Niño reports to the dreaded COVID Ward.

As a newly minted nurse, Niño Jan Miole began his medical career at the cusp of a global pandemic as one of the many healthcare workers who take care of critically ill COVID-19 patients. It was a life-changing way to begin a career.

The decision to work at the COVID Ward was his. A decision, he later shares, that was rather striking.

“I was one of the few who braved this pandemic-stricken year by deciding to work at a ward where the unperceivable enemy lurks in the crevices of the human body or the vicinity around – the infamous COVID Ward. My life radically turned 360 degrees and that’s when I experienced all sorts of paradoxes: In my hardships, wisdom was born. In my failings, I gained valiance. In my misery, there was a spark of joy. When the public hailed me as a hero, I embraced my humanity,” said Niño.

Work in a COVID Ward is far from easy. With the dangers of the virus, the work remains unnerving and grueling.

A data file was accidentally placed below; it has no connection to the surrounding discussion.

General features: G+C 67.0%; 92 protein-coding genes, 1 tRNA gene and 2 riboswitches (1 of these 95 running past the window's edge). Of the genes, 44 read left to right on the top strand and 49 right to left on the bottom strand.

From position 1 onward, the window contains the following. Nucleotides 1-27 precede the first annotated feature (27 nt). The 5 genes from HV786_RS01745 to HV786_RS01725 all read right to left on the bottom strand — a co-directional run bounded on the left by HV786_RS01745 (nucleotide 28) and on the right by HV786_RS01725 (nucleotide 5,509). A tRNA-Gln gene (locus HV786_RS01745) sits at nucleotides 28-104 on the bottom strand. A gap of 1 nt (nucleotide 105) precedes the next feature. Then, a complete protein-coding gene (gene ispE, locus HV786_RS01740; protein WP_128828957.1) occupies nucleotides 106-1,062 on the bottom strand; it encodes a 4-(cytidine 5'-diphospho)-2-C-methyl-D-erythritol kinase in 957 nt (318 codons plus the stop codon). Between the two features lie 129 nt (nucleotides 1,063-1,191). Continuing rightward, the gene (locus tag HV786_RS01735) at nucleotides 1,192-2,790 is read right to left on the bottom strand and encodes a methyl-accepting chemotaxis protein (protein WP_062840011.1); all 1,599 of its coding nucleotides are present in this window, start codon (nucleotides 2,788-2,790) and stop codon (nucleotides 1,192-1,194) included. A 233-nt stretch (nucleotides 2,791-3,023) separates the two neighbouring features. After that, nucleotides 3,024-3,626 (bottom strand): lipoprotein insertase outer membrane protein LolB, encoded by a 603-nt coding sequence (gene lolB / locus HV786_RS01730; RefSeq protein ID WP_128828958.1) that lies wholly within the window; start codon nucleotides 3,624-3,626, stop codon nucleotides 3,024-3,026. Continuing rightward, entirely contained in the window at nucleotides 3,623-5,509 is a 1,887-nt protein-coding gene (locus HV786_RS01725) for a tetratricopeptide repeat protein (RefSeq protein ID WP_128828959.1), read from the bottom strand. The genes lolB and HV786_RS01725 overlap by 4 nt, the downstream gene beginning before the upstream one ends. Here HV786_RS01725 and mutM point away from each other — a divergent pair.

When Niño found himself first reporting to the COVID Ward, it was his first time to don a PPE suit. Wearing appropriate PPE is critical during these times, to avoid any transmissions.

“It was my first time to wear PPE and it has to be donned for the entire 12 hour shift or more,” shared Niño. He adds that getting hazy vision and struggling through his own asthma added to the challenge of wearing a PPE on days on end.

Despite the challenges, Niño walks the halls of the hospital in a full-on PPE suit making sure that patients under his care receive the critical care they need. His patients are often critically-ill patients: intubated, attached to mechanical ventilators and a cardiac monitor with numerous peripheral lines.

When a patient requires CPR, the task is a laborious process when done in a stuffy PPE suit. Niño and other nurses may find themselves performing CPR twice or thrice a day.

The work Niño and all other healthcare personnel do during these times are critical and oftentimes life-saving. Yet the demands of work are taxing.

“The physical demands of stress were surmountable, but the accompanying emotional and mental stresses were unrelenting,” shared Niño.

To ensure the safety of his family, Niño keeps a safe distance from people at home. It was all the more difficult when he couldn’t even embrace his newborn niece, in fear of unknowingly bringing the virus home. As reports on infected healthcare workers continued, the fear of potentially getting infected was gripping.